The solutions (40) show that the steady state levels of consumption and of output are __inversely__ related to the target real wage. The intuition behind this surprising result runs as follows: in a steady state, the real wage cannot be equal to its target level since the latter implies claims on real income that are incompatible with a constant capital stock (see equation (35)). The real wage must therefore be __lower__ than the target one. But this can happen only if output is below its optimal level, so that the upward pressure on the real wage generated by the positive gap between the desired and actual wage is compensated by the downward pressure generated by the low level of output. For a given difference between the target real wage w and the competitive real wage (1 - α)x_{0}, the gap between actual output and optimal output will be larger the smaller is γ, which reflects the sensitivity of wage dynamics to output conditions. If the desired real wage is not very sensitive to output conditions, output must be very low to ensure that the desired real wage and the actual real wage coincide.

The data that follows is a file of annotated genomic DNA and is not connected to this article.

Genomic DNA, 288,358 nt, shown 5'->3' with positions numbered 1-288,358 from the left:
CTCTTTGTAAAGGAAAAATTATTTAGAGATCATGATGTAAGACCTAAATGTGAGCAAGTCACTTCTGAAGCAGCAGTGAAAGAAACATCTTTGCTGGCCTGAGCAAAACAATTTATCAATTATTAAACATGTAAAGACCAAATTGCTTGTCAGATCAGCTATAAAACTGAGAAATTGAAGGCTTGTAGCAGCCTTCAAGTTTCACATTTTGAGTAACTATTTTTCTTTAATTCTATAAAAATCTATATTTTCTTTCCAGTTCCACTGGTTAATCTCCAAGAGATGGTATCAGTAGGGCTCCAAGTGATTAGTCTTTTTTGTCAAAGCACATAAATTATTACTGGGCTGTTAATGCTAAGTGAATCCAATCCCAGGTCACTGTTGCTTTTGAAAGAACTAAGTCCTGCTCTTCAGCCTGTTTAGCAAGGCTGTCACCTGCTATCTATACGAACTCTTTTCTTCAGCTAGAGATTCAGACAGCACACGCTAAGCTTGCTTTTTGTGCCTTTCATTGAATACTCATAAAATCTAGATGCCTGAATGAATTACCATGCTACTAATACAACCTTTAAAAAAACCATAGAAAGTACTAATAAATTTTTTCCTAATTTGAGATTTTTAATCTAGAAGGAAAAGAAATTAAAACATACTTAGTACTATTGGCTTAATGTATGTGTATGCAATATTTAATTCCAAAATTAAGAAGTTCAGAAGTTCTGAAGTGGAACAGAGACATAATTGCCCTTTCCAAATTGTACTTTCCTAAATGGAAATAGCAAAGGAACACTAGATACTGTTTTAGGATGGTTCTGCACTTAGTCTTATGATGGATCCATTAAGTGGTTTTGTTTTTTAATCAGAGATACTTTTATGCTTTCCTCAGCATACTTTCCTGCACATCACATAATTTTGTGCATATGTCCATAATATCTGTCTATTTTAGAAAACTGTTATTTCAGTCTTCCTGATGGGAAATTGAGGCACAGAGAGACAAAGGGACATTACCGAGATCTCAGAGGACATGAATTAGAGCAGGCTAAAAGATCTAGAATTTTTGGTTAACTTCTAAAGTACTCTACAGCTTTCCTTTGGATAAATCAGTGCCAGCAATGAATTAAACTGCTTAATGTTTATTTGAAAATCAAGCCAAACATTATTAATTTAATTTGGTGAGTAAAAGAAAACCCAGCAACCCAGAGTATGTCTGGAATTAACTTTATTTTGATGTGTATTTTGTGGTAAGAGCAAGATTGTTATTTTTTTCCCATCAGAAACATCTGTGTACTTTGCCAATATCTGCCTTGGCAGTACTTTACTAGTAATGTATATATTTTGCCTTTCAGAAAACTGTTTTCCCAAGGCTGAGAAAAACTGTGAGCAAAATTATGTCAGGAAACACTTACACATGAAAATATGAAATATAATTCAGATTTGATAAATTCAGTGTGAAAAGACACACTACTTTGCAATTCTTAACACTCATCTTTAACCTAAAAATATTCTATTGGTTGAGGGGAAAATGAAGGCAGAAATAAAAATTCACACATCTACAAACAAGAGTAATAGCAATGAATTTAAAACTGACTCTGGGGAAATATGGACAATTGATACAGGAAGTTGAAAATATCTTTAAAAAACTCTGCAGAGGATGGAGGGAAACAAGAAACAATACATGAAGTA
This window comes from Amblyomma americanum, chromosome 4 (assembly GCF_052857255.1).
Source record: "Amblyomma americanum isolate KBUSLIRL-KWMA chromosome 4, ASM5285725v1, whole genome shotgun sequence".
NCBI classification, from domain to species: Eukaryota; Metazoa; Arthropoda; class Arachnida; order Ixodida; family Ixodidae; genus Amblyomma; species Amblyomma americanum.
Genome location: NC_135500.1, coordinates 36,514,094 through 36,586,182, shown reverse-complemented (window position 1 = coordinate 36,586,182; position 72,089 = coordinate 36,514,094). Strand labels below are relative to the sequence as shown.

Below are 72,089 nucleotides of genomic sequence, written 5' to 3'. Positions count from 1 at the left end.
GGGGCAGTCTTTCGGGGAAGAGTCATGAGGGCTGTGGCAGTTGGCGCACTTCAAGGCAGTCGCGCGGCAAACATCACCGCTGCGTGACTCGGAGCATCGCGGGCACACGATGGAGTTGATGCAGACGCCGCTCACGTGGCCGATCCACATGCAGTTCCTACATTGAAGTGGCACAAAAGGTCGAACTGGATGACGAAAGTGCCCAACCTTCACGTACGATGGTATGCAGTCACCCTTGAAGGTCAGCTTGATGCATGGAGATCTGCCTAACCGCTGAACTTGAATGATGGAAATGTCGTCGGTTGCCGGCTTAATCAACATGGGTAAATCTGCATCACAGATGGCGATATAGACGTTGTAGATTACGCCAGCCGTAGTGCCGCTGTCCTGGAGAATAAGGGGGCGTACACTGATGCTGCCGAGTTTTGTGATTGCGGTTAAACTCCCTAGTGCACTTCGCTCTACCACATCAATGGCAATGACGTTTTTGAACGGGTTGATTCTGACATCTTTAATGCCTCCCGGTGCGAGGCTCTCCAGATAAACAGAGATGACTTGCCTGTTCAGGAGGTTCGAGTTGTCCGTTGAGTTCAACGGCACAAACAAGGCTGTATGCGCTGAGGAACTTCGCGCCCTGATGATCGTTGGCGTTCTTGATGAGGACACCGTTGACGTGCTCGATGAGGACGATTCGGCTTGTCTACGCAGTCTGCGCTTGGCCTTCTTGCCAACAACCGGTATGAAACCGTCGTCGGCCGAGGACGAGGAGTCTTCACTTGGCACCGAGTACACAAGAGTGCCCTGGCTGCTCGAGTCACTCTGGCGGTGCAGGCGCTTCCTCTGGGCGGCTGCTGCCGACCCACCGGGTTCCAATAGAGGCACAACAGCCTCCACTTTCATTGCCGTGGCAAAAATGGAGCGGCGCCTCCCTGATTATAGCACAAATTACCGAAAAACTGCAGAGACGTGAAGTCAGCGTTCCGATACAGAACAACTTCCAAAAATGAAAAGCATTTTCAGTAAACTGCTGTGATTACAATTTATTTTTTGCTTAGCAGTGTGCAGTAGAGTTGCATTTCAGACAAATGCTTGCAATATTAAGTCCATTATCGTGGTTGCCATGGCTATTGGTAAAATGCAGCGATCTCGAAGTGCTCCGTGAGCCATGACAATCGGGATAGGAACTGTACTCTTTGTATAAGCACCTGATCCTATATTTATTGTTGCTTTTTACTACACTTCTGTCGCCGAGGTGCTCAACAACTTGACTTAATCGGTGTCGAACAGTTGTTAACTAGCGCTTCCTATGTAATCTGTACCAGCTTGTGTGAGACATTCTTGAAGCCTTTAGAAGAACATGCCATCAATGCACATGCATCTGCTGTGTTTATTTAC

In this model, incomes policy by itself can affect the steady state only if it can affect the target real wage or the responsiveness of wages to output conditions. In order to improve the economy’s macroeconomic performance the target real wage has to be lowered; the closer is the real wage to the competitive real wage, the higher is the level of capital and output. By contrast, an incomes policy based on a lowering of the indexation parameter does not affect the steady state. This happens because in equation (35) nominal wages are assumed to respond one-for-one to a weighted average of actual and trend inflation. Since actual and trend inflation coincide in a steady state, neither steady state real wages nor any other real variables depend on the indexation parameter. ^{1}/ However, the degree of wage indexation can play an important role because it affects the convergence process and because it may affect the stability of the steady state equilibrium, as we show below.